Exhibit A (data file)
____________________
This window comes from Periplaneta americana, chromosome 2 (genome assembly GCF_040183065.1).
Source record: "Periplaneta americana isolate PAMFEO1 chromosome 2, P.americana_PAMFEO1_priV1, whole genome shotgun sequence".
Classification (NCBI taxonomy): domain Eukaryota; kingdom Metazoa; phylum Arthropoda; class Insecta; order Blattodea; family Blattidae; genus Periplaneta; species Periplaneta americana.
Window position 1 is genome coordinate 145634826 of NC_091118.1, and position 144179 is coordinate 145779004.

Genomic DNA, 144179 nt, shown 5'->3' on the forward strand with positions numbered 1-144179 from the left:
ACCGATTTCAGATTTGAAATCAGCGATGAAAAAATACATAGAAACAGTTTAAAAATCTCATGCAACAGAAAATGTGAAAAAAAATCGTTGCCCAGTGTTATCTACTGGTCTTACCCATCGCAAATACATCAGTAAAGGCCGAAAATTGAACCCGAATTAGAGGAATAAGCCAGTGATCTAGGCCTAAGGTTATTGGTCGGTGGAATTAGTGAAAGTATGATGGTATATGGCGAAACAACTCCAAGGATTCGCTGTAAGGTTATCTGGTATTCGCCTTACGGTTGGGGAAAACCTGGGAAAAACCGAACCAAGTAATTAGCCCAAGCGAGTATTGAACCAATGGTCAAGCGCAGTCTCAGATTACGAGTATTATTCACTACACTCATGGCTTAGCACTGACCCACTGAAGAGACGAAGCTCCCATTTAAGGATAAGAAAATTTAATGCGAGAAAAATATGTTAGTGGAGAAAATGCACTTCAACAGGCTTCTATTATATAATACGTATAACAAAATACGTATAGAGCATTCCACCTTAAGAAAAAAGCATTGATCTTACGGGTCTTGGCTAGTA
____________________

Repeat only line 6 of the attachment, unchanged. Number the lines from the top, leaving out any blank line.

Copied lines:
ACCGATTTCAGATTTGAAATCAGCGATGAAAAAATACATAGAAACAGTTTAAAAATCTCATGCAACAGAAAATGTGAAAAAAAATCGTTGCCCAGTGTTATCTACTGGTCTTACCCATCGCAAATACATCAGTAAAGGCCGAAAATTGAACCCGAATTAGAGGAATAAGCCAGTGATCTAGGCCTAAGGTTATTGGTCGGTGGAATTAGTGAAAGTATGATGGTATATGGCGAAACAACTCCAAGGATTCGCTGTAAGGTTATCTGGTATTCGCCTTACGGTTGGGGAAAACCTGGGAAAAACCGAACCAAGTAATTAGCCCAAGCGAGTATTGAACCAATGGTCAAGCGCAGTCTCAGATTACGAGTATTATTCACTACACTCATGGCTTAGCACTGACCCACTGAAGAGACGAAGCTCCCATTTAAGGATAAGAAAATTTAATGCGAGAAAAATATGTTAGTGGAGAAAATGCACTTCAACAGGCTTCTATTATATAATACGTATAACAAAATACGTATAGAGCATTCCACCTTAAGAAAAAAGCATTGATCTTACGGGTCTTGGCTAGTA